Problems Facing Zoo Breeding Programs
Zoos today are unable to meet the challenges posed by an unprecedented number of critically endangered species…all of the world’s zoos could fit comfortably into less than one half the area occupied by New York City. It has recently been postulated that, even with international cooperation, the world’s zoos could sustain (as opposed to merely “exhibit”) perhaps 500 animal species…a mere fraction of the number faced with imminent extinction.
Pet Keepers Respond to the Turtle Crisis
It is just such a situation which led to the formation, in 2001, of the Turtle Survival Alliance. This venture draws together zoo herpetologists and private turtle hobbyists in an effort to take concrete conservation action on behalf of the world’s turtle populations, the majority of which are in severe decline. In one TSA effort, numerous private turtle keepers helped rehabilitate and house the survivors of a group of 10,000 illegally collected turtles that were seized in China and transported to Florida. Today these animals, many in private hands, form the breeding nucleus for a number of species which seem destined for extinction in the wild in the very near future.
Pet Keepers Conserving Amphibians
The Disappearing Amphibian Crisis is much in the news today, and with good reason. The situation for many of the world’s frogs and salamanders is so dire that zoos are collecting all the amphibians that can be located in certain habitats. The hope is that these animals can be kept and bred for possible reintroduction once the threats posed by a rapidly spreading, deadly fungus can be addressed.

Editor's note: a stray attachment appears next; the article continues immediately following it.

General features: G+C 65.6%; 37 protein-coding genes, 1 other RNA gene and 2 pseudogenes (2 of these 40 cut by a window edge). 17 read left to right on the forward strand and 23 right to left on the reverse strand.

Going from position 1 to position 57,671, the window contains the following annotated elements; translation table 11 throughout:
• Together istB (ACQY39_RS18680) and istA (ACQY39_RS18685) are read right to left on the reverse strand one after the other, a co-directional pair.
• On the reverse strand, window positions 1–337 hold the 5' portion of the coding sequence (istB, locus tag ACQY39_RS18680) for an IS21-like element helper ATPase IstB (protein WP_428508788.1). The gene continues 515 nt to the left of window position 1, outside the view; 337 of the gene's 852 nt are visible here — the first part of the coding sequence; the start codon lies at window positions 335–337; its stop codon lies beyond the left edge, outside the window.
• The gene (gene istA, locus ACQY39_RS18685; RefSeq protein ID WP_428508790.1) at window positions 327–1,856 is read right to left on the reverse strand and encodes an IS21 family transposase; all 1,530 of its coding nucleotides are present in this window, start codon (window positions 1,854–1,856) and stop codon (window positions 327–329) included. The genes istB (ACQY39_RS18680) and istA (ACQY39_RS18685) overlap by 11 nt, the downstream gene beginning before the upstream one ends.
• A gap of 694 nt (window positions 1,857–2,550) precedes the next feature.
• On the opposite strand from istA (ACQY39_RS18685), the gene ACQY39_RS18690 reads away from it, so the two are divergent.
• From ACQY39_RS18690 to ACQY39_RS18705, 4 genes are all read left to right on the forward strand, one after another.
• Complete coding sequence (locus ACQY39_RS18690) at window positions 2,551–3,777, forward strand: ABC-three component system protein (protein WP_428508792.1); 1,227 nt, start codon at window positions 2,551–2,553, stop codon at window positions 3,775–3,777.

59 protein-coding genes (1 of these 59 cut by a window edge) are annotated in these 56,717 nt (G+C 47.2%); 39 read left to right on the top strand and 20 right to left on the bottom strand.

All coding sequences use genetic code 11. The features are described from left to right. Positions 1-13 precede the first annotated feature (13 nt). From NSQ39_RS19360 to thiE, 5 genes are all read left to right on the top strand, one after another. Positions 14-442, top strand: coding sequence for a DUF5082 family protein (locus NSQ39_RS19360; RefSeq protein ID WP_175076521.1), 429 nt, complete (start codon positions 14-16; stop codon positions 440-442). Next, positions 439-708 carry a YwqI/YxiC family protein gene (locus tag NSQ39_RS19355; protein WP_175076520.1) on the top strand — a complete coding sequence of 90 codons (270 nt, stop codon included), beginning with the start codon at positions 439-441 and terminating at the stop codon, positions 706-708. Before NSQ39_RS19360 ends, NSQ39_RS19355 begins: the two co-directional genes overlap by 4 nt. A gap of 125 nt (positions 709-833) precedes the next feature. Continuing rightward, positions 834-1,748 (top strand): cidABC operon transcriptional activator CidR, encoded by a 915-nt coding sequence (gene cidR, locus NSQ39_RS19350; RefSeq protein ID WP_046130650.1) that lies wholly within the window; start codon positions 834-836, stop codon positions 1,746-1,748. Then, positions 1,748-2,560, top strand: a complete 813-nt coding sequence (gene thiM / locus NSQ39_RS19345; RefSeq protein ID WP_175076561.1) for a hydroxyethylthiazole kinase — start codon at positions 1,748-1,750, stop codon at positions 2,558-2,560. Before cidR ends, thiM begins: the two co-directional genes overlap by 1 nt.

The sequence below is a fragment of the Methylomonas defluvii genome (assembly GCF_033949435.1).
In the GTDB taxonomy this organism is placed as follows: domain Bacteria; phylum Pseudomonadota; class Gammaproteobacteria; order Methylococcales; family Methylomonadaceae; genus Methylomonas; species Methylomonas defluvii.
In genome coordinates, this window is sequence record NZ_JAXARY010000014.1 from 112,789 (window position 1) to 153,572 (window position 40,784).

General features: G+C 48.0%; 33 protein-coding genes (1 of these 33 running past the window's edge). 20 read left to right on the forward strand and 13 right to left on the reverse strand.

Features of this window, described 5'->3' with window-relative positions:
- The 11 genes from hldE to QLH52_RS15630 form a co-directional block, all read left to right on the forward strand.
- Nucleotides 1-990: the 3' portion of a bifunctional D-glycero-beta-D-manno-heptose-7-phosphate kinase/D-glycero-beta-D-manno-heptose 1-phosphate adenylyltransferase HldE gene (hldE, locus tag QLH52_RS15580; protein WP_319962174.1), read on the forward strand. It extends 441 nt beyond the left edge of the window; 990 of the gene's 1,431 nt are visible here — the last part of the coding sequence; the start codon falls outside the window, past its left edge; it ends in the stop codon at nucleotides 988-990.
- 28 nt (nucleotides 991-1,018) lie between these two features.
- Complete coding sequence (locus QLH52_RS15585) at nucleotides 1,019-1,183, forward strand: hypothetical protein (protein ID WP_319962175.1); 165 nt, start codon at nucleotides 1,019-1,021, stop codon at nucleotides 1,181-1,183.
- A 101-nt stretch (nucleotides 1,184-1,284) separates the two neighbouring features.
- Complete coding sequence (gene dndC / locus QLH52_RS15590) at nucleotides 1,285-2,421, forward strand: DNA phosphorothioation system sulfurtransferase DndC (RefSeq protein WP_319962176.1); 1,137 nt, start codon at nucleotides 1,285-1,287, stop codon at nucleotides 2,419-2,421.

Once again, the expertise developed in part by pet keepers has played a major role in the rescue effort. As concerns frog breeding, hobbyists have kept pace with zoo efforts. For example, the blue poison frog, restricted in nature to a single mountainside in Surinam, is now a pet trade staple. Similar stories abound, and the knowledge brought to the zoo field by pet keepers turned zookeepers is helping to assure that frog songs will continue to enliven spring evenings in the future.
The outlook for amphibians, however, is stark, and zoos do not have the facilities or finances to cope. As with turtles, pet keepers with space and breeding expertise are being called into service as “foster parents”. The most recent IUCN Red Data Book provides the grim news that one third of all amphibians are either threatened or already extinct. Of these, 159 species are or may already be gone – 38 are known to be extinct and 121 species have not been seen in recent years and are likely no longer with us. Those remaining are faring little better – 42% of the known species are declining in numbers, many dramatically, while less than 1% are increasing.
Pet Care Expertise and other Animals
The situation is likely just as critical for other groups that pet keepers have had great success in breeding, including parrots, tortoises and corals. Where invertebrates are concerned, we do not as yet even have a handle on the magnitude of the problem. We have closely studied a mere 0.2% of the estimated 30 million insect species, and a far smaller percentage of arachnids and other groups.
However, over 300 species of insects, spiders, scorpions and other terrestrial invertebrates, and a far greater number of aquatic species, are established in breeding populations by pet keepers worldwide. The lessons learned in the process have been applied to captive breeding and reintroduction programs for a number of North American species, including Karner blue butterflies, burying beetles and red-kneed tarantulas.